A piped link is an internal link with wikitext that creates hyperlinked (underlined, clickable) text displayed on a Wikipedia page that is different from the title of the page to which the text links. For example, the wikitext
[[train station|station]] displays as station but links to the train station Wikipedia article.
Do not confuse piped links and redirects: they are two very different mechanisms. Both allow the displayed text of a link to differ from the title of the final destination page (the page that a reader will see after clicking that link). However, a piped link conceals the destination page's title only in that single line on the single page where its wikitext is used, while on any page throughout Wikipedia any link, piped or not, to a specific redirect page will always lead to the same destination page.
Piped links are useful for preserving the grammatical structure and flow of a sentence when:
- the wording of the exact link title does not fit in context, or
- there are multiple meanings of the word (see "Mercury" example on the Disambiguation page).
To create the pipe ("|") character (also known as a vertical bar), you may press (⇧ Shift + Backslash) on English-layout keyboards. On Spanish keyboards the pipe character can be obtained by pressing (⇮ AltGr+1). More simply, note that the pipe character is the third character that appears in the "wiki markup" section of symbols at the bottom of the symbol page that appears in "edit this page" mode. Clicking on the pipe symbol there inserts it at the cursor spot, just as happens for any symbol chosen from this page. For full details on how to use this feature, see Help:Piped link.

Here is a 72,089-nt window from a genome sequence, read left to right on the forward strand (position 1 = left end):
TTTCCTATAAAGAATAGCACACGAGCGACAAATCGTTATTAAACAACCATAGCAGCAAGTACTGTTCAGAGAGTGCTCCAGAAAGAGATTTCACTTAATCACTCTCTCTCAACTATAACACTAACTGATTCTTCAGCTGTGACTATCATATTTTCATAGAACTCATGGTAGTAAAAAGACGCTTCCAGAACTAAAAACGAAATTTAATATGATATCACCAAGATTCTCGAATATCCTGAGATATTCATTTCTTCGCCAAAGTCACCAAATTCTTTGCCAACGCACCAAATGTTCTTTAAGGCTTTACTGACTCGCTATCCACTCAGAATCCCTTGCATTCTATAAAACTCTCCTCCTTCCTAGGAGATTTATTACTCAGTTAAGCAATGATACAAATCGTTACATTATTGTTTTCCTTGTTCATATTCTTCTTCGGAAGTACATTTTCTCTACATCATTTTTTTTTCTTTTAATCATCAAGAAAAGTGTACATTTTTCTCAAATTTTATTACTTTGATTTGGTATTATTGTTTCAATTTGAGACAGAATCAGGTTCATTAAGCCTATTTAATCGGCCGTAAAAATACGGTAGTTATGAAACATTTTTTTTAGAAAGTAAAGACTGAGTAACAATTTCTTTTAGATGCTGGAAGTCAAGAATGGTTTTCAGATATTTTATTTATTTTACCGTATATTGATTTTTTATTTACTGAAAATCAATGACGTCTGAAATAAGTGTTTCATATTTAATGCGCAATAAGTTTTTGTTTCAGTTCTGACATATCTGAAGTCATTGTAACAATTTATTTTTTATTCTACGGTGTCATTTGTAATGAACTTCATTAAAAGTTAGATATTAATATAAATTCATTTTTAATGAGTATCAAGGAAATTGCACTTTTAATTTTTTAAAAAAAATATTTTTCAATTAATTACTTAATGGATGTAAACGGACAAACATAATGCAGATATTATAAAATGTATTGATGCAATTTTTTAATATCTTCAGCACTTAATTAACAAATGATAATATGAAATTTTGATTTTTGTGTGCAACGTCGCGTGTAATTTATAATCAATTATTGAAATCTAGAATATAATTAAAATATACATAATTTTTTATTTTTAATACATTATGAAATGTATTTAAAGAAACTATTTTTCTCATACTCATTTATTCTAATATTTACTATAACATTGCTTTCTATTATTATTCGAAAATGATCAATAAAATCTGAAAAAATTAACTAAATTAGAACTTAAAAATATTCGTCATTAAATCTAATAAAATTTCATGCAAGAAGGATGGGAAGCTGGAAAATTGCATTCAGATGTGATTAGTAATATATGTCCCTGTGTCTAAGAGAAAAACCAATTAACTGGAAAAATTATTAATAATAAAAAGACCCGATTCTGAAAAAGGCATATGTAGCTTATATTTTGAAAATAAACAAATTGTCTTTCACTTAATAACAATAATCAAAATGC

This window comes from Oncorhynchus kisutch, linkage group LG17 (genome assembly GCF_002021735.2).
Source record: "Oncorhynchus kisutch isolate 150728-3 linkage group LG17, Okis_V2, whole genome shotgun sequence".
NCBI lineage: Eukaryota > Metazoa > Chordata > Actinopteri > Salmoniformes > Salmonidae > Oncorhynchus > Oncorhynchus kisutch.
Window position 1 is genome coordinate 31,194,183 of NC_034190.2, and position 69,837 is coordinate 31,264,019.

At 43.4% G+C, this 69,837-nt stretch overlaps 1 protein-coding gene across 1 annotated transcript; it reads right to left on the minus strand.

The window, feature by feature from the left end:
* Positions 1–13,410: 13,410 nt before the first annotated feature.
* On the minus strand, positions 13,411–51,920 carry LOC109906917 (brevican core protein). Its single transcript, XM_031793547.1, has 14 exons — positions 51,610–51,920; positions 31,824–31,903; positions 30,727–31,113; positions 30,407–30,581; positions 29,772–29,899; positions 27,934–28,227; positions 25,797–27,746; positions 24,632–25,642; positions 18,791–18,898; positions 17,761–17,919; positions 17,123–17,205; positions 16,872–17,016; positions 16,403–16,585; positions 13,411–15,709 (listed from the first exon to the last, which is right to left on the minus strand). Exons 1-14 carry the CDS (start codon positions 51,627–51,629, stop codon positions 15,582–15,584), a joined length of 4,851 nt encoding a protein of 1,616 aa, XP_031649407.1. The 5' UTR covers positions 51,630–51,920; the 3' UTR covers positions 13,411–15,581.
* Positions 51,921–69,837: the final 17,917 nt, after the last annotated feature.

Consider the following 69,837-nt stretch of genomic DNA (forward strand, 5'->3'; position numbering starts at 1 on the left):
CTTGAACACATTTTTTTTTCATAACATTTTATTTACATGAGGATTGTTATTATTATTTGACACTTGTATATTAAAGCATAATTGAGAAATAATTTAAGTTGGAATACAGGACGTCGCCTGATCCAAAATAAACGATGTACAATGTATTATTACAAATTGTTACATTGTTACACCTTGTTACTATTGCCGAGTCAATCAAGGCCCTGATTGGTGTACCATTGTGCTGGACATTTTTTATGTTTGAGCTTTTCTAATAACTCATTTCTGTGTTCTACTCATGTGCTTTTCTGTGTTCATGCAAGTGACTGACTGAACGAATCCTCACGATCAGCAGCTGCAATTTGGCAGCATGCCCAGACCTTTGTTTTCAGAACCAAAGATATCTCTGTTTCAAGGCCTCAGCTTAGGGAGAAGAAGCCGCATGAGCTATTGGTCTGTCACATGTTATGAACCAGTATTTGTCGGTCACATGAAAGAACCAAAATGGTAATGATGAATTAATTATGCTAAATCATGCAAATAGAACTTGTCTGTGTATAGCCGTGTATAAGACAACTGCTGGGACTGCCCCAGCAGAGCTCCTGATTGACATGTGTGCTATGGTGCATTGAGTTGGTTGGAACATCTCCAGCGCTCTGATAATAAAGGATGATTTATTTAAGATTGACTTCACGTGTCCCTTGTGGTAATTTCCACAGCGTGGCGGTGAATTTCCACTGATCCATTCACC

There is disagreement about whether it is appropriate to pipe year numbers to "year-in-x" articles (such as [[2006 in sports|2006]]). According to the Wikipedia Manual of Style:
Another possibility is to link to a more specific article about that year, for example [[2006 in sports|2006]], although some people find this unintuitive because the link leads to an unexpected destination.
When not to use
First of all, keep links as simple as possible:
- Avoid making links longer than necessary: write "President [[George Washington]]", not "[[George Washington|President George Washington]]".
- It is generally not good practice to pipe links simply to avoid redirects. The number of links to a redirect page can be a useful gauge of when it would be helpful to spin off a subtopic of an article into its own page. However, while [[target|redirect]] is unhelpful, [[redirect|target]] may be helpful.
- Given the option to pipe a link or to "blend" an affix, preferred style is to use a blended affix. Write simply "[[public transport]]ation" instead of the longer and more complex "[[public transport|public transportation]]". Both display identically as public transportation.
- Never use piped links to convert the first letter to lower case: write simply "[[public transport]]" instead of the more complex "[[Public transport|public transport]]". Both display identically as public transport. The first letter of wikilinks is almost never case-sensitive.